The credit card business appears to be enjoying a revival as net charge offs hit new lows and employment solidifies.
Over the past 18 months, bank loan growth has been led by commercial and industrial loans. Now, consumer trends are improving, which will help Discover Financial (NYSE:DFS).
Broadly, bank balance sheets have improved, thanks to Fed-inspired cheap funding costs. Discover has also leveraged cheap money to boost profits, with the company expected to earn $4.50 per share in 2014; up significantly from the $0.15 it earned in 2009.
Industry-wide, card delinquencies more than 30 days overdue at the 100 largest banks fell to 2.8% in Q3'12, the lowest on record back to at least 1991.
The drop in delinquency has significantly reduced charge-offs, which fell to 3.82% at the biggest banks in Q3.
Discover is outpacing those rates, with net charge-offs of just 2.29%, down 0.95% from the prior year. This marked the lowest charge off rate in Discover's history. 90-day delinquencies also fell in the past year, dropping to 0.83% from 1.14% a year ago.
Improving consumer balance sheets helped Discover's organic card receivables improve 6% to a 5 year high in the calendar Q3, which is the company's FYQ4.
But Discover isn't just generating gains from credit cards.
It's also putting cheap funding to work with a push into traditional banking, offering student loans, personal loans and as of last summer, mortgage loans.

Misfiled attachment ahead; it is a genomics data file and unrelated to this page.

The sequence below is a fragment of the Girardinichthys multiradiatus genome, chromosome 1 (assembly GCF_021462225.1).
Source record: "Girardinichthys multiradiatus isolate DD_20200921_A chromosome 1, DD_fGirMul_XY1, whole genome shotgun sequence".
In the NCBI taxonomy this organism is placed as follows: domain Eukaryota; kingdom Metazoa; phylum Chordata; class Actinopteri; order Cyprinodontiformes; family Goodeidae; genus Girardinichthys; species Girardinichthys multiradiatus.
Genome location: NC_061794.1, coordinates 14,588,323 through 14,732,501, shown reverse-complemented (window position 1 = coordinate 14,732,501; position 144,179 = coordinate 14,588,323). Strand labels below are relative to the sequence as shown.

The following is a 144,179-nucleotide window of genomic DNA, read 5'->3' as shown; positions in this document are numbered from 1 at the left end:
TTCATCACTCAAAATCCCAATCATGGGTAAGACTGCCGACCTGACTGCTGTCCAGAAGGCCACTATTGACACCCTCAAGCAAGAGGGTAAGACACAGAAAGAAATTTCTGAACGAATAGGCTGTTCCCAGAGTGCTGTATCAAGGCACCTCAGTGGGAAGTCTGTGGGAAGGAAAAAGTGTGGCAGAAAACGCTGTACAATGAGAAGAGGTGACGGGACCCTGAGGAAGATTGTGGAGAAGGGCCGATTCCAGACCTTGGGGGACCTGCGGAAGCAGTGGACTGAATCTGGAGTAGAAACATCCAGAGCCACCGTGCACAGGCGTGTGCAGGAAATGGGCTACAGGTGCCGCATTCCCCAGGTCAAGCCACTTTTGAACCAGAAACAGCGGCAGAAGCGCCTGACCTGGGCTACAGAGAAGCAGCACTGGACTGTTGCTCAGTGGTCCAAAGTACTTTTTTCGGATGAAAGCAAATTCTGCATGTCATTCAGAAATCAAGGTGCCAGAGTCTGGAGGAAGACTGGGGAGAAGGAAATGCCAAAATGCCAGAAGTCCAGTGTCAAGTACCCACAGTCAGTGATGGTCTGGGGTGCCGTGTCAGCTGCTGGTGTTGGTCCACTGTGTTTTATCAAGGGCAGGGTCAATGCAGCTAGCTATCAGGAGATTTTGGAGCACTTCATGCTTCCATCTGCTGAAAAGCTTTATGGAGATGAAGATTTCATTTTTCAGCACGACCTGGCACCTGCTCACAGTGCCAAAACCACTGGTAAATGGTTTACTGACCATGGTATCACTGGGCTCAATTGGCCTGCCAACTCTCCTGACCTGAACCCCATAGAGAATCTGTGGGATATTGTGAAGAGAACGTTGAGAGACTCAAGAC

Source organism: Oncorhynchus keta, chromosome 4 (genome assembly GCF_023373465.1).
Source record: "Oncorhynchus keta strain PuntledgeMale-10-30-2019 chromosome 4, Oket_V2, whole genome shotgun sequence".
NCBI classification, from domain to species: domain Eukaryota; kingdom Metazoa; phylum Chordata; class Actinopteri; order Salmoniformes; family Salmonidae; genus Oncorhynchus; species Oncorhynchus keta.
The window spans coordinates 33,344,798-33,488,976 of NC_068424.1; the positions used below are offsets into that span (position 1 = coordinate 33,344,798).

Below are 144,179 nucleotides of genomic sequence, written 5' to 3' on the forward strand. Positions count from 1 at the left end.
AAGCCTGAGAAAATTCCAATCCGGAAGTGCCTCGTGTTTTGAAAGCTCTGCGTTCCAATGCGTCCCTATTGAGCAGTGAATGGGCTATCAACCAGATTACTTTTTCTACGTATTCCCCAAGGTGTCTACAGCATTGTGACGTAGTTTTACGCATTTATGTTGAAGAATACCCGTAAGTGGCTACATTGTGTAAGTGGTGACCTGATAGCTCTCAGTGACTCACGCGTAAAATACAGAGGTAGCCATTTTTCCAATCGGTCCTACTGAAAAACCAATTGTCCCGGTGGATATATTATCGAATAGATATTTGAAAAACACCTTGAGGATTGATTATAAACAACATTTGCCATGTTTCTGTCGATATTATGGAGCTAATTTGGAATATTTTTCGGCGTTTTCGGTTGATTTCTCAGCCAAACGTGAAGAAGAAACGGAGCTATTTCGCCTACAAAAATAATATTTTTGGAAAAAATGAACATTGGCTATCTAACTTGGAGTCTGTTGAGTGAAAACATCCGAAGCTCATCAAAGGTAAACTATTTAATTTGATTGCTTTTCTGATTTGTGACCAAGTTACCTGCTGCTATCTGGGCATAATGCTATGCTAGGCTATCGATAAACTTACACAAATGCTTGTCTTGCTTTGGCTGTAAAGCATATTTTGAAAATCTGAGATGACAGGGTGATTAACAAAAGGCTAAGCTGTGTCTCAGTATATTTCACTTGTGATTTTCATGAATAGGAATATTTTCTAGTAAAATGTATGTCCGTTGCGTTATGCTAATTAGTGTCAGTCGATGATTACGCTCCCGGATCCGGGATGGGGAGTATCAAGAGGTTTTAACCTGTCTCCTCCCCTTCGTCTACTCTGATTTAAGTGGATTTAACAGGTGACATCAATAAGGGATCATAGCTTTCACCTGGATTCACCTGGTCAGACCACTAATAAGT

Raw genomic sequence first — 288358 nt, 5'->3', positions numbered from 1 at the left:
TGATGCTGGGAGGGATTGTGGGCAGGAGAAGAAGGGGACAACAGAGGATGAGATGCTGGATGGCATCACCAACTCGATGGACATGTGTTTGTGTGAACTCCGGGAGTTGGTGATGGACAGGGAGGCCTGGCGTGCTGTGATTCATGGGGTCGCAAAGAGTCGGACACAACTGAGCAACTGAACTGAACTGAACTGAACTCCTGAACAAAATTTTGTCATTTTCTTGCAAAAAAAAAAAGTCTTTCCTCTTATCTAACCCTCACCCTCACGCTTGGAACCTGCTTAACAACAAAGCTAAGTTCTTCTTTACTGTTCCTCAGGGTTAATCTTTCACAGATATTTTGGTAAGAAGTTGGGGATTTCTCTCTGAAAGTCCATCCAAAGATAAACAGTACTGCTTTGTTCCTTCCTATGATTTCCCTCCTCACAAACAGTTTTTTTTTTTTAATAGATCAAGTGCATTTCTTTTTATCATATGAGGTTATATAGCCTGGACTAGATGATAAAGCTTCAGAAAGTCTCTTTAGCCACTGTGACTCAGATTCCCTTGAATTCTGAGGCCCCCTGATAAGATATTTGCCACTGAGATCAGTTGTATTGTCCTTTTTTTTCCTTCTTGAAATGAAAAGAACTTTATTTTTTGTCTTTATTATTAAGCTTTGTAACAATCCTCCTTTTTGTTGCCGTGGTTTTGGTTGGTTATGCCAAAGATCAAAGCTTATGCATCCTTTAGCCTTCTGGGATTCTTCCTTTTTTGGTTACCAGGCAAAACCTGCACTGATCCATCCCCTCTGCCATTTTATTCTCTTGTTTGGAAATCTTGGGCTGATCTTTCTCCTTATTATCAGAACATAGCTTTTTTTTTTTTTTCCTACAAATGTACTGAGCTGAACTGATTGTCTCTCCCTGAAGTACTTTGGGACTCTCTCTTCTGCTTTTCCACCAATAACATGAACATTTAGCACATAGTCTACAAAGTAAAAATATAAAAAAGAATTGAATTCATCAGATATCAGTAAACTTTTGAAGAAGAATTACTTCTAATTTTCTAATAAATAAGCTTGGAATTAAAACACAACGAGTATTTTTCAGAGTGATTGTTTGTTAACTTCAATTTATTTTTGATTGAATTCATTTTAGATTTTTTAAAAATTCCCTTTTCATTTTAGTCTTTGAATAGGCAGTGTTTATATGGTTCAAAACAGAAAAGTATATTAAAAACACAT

Those offerings helped the company's direct banking segment earn $827 million pre-tax in FY12, up from $776 in FY11. The segment's net income climbed 11%.
As housing markets recover and additional investments in banking products -- including checking -- come to market, Discover should see results become even more material.
The company has also taken a shareholder friendly approach to returning money to shareholders. In FYQ4, it gave back $451 million through dividends and buybacks.
Strong credit card and trend and early success in banking products have helped Discover generate market leading metrics among its peers, too. Discover has posted higher margins, return on assets and return on equity than American Express (NYSE:AXP) and Capital One (NYSE:COF).
Source: E.B. Capital Markets, LLC
The demand for Discover's products and services is likely to continue this year, given revolving credit usage appears to have stabilized near $850 billion and bank-owned revolving credit has ticked higher.
All of this activity helped FYQ4 earnings per share climb 13%, outpacing 7% revenue growth. The results supported analysts increasing their FY14 estimates over the past 90 days to $4.50, from $4.37. That gives shares a forward P/E of just 8.8x, which is at the low end of its 5 year historical range.
Finally, shareholders may take additional comfort in knowing shares have been strong performers into springtime. According to data from the Seasonal Investor, investors have made money in the 3 months starting February and ending April in each of the past 5 years -- including during the recession years.
Source: Seasonal Investor
Disclosure: I have no positions in any stocks mentioned, but may initiate a long position in DFS over the next 72 hours. I wrote this article myself, and it expresses my own opinions. I am not receiving compensation for it (other than from Seeking Alpha). I have no business relationship with any company whose stock is mentioned in this article.